How has COVID-19 impacted the mortality rate compared to previous years?

Apr 26, 2021

Unpredictable factors such as natural disasters and contagious diseases shape each country’s mortality rate yearly. Hence, the data varies periodically.

Records and data collected between 2015 and 2019 revealed a somewhat steady average of death rates in all regions. However, due to the COVID-19 pandemic, death records in the world varied significantly.

How many people died yearly from 2015 to 2019?

2015: 55.82 million deaths

2016: 56.33 million deaths

2017: 56.94 million deaths

2018: 57.63 million deaths

2019: 58.39 million deaths

According to these data provided by, it becomes clear that death rates  experience no dramatic increases and variations  between 2015 and 2019. 

How did COVID-19 impact the mortality rate of 2020, compared with the data registered  between 2015 and 2019?

According to our data, these are the top 10 countries with more cumulated changes between  2015-2019 compared to 2020. 

  1. Ecuador: The percentage change for this country was the highest registered to this day, with a 63.64% change compared to the previous 5 years. In April, the average death rate registered between 2015 and 2019 was 5,582, while  21.254 deaths were registered in 2020 during the same month.
  1. Nicaragua: The mortality rate for this country was 49.58% between 2015 and 2019. While in May 2021,  it was 73.11%. 
  1. Bolivia: In Bolivia, the death toll changed drastically in April, 2020. Between 2015 and 2019, the death average was 5,582, while in 2020 there were 21,254 deaths, accounting for a 280.7% difference for that month. 
  1. Mexico: In April, the death average between 2015 and 2019 was 50,578, while in 2020, the difference was substantial with a death average of 102,339.
  1. San Mariano: The biggest death wave of 2020 was registered in March with 50,000 compared to the death average from April, 2015 to 2019 -21.200-  accounting for a percentage change of  135.8%.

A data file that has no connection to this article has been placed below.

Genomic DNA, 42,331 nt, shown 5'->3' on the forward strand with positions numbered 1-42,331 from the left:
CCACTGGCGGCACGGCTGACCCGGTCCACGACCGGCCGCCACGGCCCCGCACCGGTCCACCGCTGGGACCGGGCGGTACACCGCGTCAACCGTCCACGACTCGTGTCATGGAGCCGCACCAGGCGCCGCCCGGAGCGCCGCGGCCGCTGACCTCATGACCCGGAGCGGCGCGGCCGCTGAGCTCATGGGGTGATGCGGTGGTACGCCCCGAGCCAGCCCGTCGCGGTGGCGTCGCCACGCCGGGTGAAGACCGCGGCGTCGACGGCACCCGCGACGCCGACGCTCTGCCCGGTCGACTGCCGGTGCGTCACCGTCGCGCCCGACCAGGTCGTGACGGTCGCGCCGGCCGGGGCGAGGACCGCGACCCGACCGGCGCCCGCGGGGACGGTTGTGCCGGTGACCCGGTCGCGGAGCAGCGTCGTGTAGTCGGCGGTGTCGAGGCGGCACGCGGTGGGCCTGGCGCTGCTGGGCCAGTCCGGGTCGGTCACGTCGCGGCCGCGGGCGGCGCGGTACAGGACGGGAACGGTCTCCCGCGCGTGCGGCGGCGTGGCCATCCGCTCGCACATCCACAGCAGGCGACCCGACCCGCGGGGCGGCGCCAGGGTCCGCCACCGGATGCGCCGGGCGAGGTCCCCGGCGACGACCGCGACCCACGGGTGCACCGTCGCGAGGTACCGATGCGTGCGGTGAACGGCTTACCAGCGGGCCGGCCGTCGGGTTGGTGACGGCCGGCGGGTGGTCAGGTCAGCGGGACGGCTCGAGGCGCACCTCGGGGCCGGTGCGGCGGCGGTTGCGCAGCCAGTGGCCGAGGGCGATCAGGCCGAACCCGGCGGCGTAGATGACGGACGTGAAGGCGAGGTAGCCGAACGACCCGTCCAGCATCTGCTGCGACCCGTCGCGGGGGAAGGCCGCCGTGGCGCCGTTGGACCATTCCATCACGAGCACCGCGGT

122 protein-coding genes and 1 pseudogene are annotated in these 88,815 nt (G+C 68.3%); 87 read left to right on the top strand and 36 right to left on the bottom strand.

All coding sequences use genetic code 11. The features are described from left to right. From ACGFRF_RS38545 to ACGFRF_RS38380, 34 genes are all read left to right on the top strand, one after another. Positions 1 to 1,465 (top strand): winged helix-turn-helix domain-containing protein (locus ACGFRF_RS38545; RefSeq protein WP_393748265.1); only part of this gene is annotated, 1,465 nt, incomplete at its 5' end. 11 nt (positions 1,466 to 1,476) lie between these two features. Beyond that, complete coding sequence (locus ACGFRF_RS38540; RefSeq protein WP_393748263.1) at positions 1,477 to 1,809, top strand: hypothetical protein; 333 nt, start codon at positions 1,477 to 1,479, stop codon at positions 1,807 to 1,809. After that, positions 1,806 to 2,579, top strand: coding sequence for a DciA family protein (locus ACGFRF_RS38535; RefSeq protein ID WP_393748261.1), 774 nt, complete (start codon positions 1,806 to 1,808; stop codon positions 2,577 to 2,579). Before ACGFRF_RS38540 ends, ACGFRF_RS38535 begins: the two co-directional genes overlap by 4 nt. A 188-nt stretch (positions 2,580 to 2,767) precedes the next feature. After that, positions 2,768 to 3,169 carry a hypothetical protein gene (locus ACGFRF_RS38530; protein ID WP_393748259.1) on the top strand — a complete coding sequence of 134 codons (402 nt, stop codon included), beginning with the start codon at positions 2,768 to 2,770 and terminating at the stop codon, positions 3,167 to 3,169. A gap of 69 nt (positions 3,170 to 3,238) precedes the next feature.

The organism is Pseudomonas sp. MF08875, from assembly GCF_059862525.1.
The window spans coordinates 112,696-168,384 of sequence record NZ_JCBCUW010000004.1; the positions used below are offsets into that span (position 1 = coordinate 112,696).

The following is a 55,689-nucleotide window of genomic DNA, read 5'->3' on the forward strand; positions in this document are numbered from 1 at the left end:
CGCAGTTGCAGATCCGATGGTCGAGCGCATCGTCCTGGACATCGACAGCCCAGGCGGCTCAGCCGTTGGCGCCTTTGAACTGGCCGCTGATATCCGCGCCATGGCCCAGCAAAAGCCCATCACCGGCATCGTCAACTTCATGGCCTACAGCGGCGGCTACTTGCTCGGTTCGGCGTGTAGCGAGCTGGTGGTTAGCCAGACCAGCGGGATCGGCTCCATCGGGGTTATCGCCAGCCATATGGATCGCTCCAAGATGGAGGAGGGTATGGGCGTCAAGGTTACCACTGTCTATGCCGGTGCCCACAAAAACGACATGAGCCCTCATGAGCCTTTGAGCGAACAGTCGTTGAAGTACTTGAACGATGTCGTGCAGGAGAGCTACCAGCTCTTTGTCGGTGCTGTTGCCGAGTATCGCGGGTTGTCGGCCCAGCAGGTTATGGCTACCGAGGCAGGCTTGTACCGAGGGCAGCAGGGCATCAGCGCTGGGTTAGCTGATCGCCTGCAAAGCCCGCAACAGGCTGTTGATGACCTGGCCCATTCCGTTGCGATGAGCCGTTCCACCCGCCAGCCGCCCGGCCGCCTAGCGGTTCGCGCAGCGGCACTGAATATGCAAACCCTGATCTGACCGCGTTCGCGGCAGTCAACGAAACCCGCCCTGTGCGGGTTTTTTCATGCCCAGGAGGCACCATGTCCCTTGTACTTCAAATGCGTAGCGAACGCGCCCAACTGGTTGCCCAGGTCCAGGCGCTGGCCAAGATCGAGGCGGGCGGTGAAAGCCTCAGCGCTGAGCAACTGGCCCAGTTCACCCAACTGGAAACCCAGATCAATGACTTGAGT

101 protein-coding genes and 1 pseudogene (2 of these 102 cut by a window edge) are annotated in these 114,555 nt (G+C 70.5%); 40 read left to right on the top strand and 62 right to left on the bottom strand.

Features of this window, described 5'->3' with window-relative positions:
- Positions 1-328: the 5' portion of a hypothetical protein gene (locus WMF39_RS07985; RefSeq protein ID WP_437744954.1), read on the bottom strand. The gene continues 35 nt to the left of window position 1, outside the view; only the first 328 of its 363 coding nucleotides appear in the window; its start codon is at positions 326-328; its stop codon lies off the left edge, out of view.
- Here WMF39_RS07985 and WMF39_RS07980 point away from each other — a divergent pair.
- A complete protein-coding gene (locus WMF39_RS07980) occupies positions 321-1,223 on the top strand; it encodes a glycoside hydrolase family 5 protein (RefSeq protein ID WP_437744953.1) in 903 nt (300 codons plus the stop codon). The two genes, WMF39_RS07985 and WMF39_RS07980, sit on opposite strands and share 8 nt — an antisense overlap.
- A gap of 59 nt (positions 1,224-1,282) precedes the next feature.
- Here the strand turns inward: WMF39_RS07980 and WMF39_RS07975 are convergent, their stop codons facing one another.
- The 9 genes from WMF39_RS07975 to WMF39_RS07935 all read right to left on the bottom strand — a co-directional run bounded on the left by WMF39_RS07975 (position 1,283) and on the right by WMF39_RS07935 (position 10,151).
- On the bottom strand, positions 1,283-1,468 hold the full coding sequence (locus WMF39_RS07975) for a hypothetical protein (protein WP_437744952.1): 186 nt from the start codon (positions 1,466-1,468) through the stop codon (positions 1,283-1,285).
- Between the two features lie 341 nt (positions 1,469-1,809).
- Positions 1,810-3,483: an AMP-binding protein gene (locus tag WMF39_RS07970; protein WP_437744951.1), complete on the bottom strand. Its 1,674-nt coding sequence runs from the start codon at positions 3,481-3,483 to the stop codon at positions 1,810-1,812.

1. Azerbaijan: in December 2020 deaths reached a total of 14,500 compared to the  4.896 death average from April, 2015 to 2019, accounting for a percentage change  of 196.2%. 
  1. Armenia: Armenia had an unusual behavior, since the highest number of deaths were registered in November 2020, with a total of 6,060 compared to the a death average of 2,316 registered between 2015 and 2019, for a total percentage change of 161.6%. 
  1. Colombia: In August 2020 was when the highest peak of deaths was registered, a total of 37,141 people died, compared to the 21,894 death average between 2015 and 2019, accounting for a 69.64% percentage change. 
  1. Albania: The highest death wave was registered in November, 2020, with 3,853 fatalities compared to an average of deaths between 2015 to 2019 of 1,773, accounting for a difference of 117.3%. 
  1. Oman: The death rate in September 2020 was 1,073, while the mortality average between 2015 and 2019 was 678. The total percentage change between 2015-2019 and 2020 was 24.65%. 

What can we conclude? That the data is clear and shows strong evidence in which the effects of COVID on the mortality rate in the world are evident.

During the last 5 years the mortality rate and percentage was very similar, while in 2020 the death peaks and the variation increased considerably due to the pandemic, and thanks to the data, we can keep a historical record of how these percentages have changed and also allow us to project whether this mortality rate will remain or return to normal.